Pics: See best practices for successful grass utilisation
The mid-grazing season can be one of the most difficult times for managing grass on your farm. Pre-grazing yields can easily slip above the target level and in some cases, can make achieving optimum grass utilisation difficult.
During the recent Moorepark Open Day, a grazing demonstration was on display to showcase the importance of grazing at the correct pre-grazing cover for optimum grass utilisation.
Some plots on display showed the outcome of grazing at an ideal pre-grazing cover compared to grazing at a heavy pre-grazing cover.
The plot above was at an ideal pre-grazing yield of 1,550kg of DM/ha. The plot contains 27% clover which was achieved through spreading 2kg of clover/ac.
This plot contained a high amount of good-quality leafy grass. The positive effect this green-leafy grass would have on the bulk tank was noted on the day.
The cows entered the plot (above) at a pre-grazing cover of 1,500kg of DM/ha. Through grazing at this pre-grazing cover, a target post-grazing residual was easily achievable.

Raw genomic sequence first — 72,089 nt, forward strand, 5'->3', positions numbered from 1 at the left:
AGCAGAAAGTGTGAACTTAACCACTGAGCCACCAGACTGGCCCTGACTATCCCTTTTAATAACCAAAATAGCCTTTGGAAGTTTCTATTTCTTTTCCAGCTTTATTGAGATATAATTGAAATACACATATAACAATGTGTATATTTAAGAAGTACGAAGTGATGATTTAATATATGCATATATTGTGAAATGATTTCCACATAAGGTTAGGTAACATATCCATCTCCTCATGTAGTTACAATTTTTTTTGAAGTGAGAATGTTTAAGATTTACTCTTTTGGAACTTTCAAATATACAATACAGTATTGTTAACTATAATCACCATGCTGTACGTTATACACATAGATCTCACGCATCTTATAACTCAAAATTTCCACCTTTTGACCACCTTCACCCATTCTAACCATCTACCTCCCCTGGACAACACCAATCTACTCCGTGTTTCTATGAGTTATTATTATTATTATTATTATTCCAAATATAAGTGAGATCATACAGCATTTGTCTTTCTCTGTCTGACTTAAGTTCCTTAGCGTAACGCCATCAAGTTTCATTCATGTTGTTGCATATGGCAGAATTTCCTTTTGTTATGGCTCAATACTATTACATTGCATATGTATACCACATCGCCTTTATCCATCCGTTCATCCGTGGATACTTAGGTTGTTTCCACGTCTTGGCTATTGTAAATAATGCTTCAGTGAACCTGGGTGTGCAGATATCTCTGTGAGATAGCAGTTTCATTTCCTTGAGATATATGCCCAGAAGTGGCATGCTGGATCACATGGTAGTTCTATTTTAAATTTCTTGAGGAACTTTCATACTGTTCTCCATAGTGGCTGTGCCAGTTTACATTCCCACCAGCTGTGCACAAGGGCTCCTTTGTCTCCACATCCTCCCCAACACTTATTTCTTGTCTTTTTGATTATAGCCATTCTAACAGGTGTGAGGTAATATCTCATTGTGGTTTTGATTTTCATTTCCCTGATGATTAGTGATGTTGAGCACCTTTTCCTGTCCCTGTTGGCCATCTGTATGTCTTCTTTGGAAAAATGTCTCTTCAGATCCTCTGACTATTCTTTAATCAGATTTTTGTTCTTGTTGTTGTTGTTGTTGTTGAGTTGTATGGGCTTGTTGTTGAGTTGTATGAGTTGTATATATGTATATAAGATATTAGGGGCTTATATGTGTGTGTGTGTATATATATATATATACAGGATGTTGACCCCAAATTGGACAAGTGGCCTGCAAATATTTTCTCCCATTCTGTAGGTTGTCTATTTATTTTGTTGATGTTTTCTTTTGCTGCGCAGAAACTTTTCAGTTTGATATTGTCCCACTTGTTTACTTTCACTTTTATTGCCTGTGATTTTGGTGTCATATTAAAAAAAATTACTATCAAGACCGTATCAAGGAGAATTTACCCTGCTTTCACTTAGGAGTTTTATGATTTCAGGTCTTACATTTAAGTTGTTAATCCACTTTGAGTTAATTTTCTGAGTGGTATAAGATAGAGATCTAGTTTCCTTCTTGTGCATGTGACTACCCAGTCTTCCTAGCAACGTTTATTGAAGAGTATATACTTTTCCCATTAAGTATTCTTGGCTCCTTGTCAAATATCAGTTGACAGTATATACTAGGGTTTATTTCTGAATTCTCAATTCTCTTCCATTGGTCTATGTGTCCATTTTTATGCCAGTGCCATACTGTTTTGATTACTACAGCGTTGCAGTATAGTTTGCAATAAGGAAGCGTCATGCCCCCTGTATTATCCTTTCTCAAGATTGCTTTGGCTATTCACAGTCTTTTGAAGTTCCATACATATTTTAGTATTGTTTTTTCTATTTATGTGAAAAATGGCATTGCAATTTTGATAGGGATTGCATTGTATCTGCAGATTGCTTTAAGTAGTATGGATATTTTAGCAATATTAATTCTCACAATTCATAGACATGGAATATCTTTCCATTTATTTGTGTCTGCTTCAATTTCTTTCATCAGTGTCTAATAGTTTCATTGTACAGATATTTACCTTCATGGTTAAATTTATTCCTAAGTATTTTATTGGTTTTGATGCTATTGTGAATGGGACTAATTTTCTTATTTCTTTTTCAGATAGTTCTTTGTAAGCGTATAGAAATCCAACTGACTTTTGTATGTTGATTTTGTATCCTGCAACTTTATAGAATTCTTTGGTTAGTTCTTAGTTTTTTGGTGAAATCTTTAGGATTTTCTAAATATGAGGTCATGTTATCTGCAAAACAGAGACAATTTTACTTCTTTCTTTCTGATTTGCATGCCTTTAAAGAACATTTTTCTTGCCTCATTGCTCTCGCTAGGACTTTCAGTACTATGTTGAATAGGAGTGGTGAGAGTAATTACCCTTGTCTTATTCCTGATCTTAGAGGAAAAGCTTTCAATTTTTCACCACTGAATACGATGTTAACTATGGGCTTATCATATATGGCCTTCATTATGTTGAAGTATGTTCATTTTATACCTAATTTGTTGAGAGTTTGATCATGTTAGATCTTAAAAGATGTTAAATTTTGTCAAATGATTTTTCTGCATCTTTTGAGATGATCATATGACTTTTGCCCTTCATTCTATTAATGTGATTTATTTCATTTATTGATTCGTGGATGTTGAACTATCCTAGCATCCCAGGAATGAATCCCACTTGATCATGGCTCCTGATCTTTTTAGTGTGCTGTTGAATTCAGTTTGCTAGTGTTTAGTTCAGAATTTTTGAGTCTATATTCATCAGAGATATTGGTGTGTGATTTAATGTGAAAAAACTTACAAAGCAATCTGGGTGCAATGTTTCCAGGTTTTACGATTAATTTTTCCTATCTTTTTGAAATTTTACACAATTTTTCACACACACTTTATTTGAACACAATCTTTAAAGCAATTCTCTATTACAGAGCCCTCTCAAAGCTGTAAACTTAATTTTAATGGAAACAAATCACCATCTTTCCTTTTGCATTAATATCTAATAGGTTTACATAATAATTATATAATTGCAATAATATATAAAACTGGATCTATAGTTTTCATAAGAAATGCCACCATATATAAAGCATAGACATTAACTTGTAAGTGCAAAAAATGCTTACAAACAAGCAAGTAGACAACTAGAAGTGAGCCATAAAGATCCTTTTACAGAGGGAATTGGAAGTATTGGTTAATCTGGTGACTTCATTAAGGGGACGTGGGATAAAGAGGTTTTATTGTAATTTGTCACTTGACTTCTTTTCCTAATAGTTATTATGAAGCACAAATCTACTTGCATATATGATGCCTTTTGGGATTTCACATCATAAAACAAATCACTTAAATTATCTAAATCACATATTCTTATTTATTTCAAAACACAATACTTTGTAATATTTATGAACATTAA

The plot (above) was the target residual left after grazing the paddock at the optimum pre-grazing cover. Grazing down to this target residual would maintain good-quality grass in the subsequent rotation.
A high level of grass utilisation was also achieved.
The plot (above) was on display to show the implications of grazing versus baling a heavy paddock such as this one.
This plot would have contained a large amount of fibre due to its stemmy nature. Grazing this sward would have a negative effect on the herd’s milk production compared to grazing a leafy sward.
The plot (above) was grazed at a heavy cover of 3,000kg of DM/ha. It was grazed six days ago and now has a cover of 550kg of DM/ha.
Due to the large amount of poor-quality stemmy material left over after grazing, it was noted on the day that this would affect the grass quality in the subsequent round.
On the day, some farmers had suggestions on how to correct a poorly grazed paddock such as this one. One farmer suggested topping the paddock while another suggested baling it the next time round.
A further option which was proposed was to come into it earlier the next time – in approximately 10 days – which may affect growth rates but it would get you your residual.
The plot (above) was baled instead of grazed. This plot had a cover of 50kg of DM/ha on it after six days’ regrowth.
This plot had slower regrowths but contained only high-quality leafy grass. This demonstrated the benefits of taking a heavy paddock out for bales rather than grazing it.